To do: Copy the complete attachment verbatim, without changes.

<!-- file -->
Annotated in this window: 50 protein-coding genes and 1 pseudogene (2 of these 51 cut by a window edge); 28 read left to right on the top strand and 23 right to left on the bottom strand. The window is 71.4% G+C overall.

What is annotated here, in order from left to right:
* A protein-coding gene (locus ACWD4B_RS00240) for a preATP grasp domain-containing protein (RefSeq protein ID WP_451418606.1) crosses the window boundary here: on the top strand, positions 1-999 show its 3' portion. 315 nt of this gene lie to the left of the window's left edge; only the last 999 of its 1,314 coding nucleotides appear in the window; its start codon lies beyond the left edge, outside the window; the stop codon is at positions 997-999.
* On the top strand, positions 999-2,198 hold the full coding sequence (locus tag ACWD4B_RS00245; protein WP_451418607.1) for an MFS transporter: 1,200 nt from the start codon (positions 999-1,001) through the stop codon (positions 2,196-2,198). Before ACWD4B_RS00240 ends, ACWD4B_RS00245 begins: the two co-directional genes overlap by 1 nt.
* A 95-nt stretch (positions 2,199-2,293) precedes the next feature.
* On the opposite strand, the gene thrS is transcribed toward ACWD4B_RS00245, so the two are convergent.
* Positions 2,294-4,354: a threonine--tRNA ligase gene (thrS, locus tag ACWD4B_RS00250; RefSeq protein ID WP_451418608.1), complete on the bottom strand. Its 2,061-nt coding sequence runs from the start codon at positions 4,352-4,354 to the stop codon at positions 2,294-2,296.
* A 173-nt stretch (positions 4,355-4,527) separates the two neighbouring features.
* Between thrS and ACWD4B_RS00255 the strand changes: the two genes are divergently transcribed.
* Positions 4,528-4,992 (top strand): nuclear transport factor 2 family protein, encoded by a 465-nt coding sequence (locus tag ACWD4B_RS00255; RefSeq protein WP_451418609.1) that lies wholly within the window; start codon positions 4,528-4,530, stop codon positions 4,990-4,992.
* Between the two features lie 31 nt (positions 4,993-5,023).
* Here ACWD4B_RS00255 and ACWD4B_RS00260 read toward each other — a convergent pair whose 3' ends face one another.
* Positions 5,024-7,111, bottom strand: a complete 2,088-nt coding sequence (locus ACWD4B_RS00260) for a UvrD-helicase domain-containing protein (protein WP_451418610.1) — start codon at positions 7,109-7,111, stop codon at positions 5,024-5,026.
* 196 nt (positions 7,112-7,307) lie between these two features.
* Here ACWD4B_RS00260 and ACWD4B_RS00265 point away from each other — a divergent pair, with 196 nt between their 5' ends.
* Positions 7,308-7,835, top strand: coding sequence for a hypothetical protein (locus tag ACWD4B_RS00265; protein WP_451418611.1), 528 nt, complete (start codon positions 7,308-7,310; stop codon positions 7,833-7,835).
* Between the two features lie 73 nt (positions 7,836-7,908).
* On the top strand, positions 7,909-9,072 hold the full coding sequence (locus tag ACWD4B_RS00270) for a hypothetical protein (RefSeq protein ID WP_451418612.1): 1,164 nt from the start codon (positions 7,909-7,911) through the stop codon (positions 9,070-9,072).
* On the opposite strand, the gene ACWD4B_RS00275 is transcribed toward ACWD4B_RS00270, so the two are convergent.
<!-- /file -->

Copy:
Annotated in this window: 50 protein-coding genes and 1 pseudogene (2 of these 51 cut by a window edge); 28 read left to right on the top strand and 23 right to left on the bottom strand. The window is 71.4% G+C overall.

What is annotated here, in order from left to right:
* A protein-coding gene (locus ACWD4B_RS00240) for a preATP grasp domain-containing protein (RefSeq protein ID WP_451418606.1) crosses the window boundary here: on the top strand, positions 1-999 show its 3' portion. 315 nt of this gene lie to the left of the window's left edge; only the last 999 of its 1,314 coding nucleotides appear in the window; its start codon lies beyond the left edge, outside the window; the stop codon is at positions 997-999.
* On the top strand, positions 999-2,198 hold the full coding sequence (locus tag ACWD4B_RS00245; protein WP_451418607.1) for an MFS transporter: 1,200 nt from the start codon (positions 999-1,001) through the stop codon (positions 2,196-2,198). Before ACWD4B_RS00240 ends, ACWD4B_RS00245 begins: the two co-directional genes overlap by 1 nt.
* A 95-nt stretch (positions 2,199-2,293) precedes the next feature.
* On the opposite strand, the gene thrS is transcribed toward ACWD4B_RS00245, so the two are convergent.
* Positions 2,294-4,354: a threonine--tRNA ligase gene (thrS, locus tag ACWD4B_RS00250; RefSeq protein ID WP_451418608.1), complete on the bottom strand. Its 2,061-nt coding sequence runs from the start codon at positions 4,352-4,354 to the stop codon at positions 2,294-2,296.
* A 173-nt stretch (positions 4,355-4,527) separates the two neighbouring features.
* Between thrS and ACWD4B_RS00255 the strand changes: the two genes are divergently transcribed.
* Positions 4,528-4,992 (top strand): nuclear transport factor 2 family protein, encoded by a 465-nt coding sequence (locus tag ACWD4B_RS00255; RefSeq protein WP_451418609.1) that lies wholly within the window; start codon positions 4,528-4,530, stop codon positions 4,990-4,992.
* Between the two features lie 31 nt (positions 4,993-5,023).
* Here ACWD4B_RS00255 and ACWD4B_RS00260 read toward each other — a convergent pair whose 3' ends face one another.
* Positions 5,024-7,111, bottom strand: a complete 2,088-nt coding sequence (locus ACWD4B_RS00260) for a UvrD-helicase domain-containing protein (protein WP_451418610.1) — start codon at positions 7,109-7,111, stop codon at positions 5,024-5,026.
* 196 nt (positions 7,112-7,307) lie between these two features.
* Here ACWD4B_RS00260 and ACWD4B_RS00265 point away from each other — a divergent pair, with 196 nt between their 5' ends.
* Positions 7,308-7,835, top strand: coding sequence for a hypothetical protein (locus tag ACWD4B_RS00265; protein WP_451418611.1), 528 nt, complete (start codon positions 7,308-7,310; stop codon positions 7,833-7,835).
* Between the two features lie 73 nt (positions 7,836-7,908).
* On the top strand, positions 7,909-9,072 hold the full coding sequence (locus tag ACWD4B_RS00270) for a hypothetical protein (RefSeq protein ID WP_451418612.1): 1,164 nt from the start codon (positions 7,909-7,911) through the stop codon (positions 9,070-9,072).
* On the opposite strand, the gene ACWD4B_RS00275 is transcribed toward ACWD4B_RS00270, so the two are convergent.